Canada continues to dominate in the cleantech sector, why Facebook and Google just can't get enough clean power and, a new all-electric 26-ton excavator


As Ottawa heats up, let’s look to B.C.

If this year’s federal election were a game of Risk, one can imagine how that board might look: cannons and cavalry covering Ontario and Quebec, blue infantry pieces shoulder-to-shoulder in the Prairies. 

As we wrote for iPolitics last week, there’s plenty of independent research from B.C., whose carbon tax bent the emissions curve downward—with no negative economic impact. Alas, evidence is often ignored in favour of those aforementioned soundbites. And so it’s at partisan times like these that we must remind ourselves that when it comes to climate policy—like climate science—we can choose what we listen to and broadcast. 

Canada’s cleantech prowess continues

Twelve Canadian firms have made it into the CleanTech 100, an annual list of the world’s top 100 companies in clean technology innovation. With 13 spots last year as well, Canada is maintaining its momentum as a world leader when it comes to clean technology.  

Don’t leave climate change out in the cold

Here’s one for that relative who can’t resist whipping out the old “whatever happened to global warming” chestnut whenever the temperature drops: how climate change contributed to the polar vortex that’s left us shivering.

Clean up after yourself!

So said Canada’s supreme court, ruling that oil companies can’t just walk away from non-producing oil wells, even if they declare bankruptcy. The message was clear: insolvency does not exempt organizations from environmental standards.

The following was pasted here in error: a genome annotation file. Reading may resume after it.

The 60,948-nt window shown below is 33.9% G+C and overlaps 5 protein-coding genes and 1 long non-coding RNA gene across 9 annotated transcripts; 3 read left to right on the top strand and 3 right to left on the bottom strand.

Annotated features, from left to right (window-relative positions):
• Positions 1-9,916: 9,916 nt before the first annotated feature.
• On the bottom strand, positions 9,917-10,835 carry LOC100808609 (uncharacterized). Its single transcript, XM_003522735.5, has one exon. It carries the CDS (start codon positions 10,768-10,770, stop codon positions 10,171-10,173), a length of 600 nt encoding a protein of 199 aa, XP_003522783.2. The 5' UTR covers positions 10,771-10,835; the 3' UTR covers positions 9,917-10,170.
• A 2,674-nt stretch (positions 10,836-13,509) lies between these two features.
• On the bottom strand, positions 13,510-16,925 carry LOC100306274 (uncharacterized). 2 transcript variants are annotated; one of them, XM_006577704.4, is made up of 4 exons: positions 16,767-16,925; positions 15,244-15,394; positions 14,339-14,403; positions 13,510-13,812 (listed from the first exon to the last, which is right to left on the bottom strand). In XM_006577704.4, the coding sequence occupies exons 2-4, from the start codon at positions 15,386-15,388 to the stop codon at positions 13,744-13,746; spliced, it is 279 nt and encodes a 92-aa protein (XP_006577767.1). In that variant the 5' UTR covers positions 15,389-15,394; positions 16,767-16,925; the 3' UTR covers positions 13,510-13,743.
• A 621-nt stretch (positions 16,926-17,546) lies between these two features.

The coal ship has finally sailed

Policy changes at Export Development Canada mean it will no longer invest in coal exports in line with a global push to wean power generation off the dirty fuel–although it will continue to support oil and gas.

Corporations hungry for clean power

Several global tech giants, including Facebook and Google, are scrambling to get their hands on clean energy in order to meet their sustainability commitments. In fact, appetite for clean power doubled last year with new contracts signed for the equivalent of Nevada's entire generating capacity:

A window into the future

This one is just plain cool. A company in Alberta that makes windows that also act as solar panels has just gone commercial, thanks to a cash-boost from carbon tax revenues. Seriously, check it out—it’s an awesome idea.

Indigenous youth summit spotlights clean energy

SevenGen, a world-first Indigenous youth summit that took place last week, hoped to inspire the next generation to pursue careers in sustainability. “We lived off the land, because we truly, initially belonged to the land,” Cory Beaver from the Stoney Nakoda First Nation told CBC. “We want to be able to bring back those ideas and inspire youth.”

VW expands its electric portfolio

Volkswagen has announced it has serious electric intentions, revealing this week it will invest $985 million by 2020 in EV infrastructure, including batteries and charge points. The company also branched out into more uncharted EV territories, creating a new electric dune buggy described as a "modern, non-retro interpretation of a classic."

Norway continues to show us how it's done

Canadian energy-storage company Corvus has signed another deal with Norway to supply five new lithium ion batteries for a new fleet of Fjord1 electric ferries. And if Norwegian electric ferries no longer excite you, how about a Norwegian electric digger (or to be precise, an "all-electric 26-ton excavator"), built by Caterpillar and Pon Equipment in Gjelleråsen, Norway. 

Clean Energy Review is sponsored in part by Genus Capital Management, a leading provider of fossil-fuel-free investments. 
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Images: Bloomberg
Clean Energy Review is a weekly digest of climate and clean energy news and insight from across Canada and around the world.

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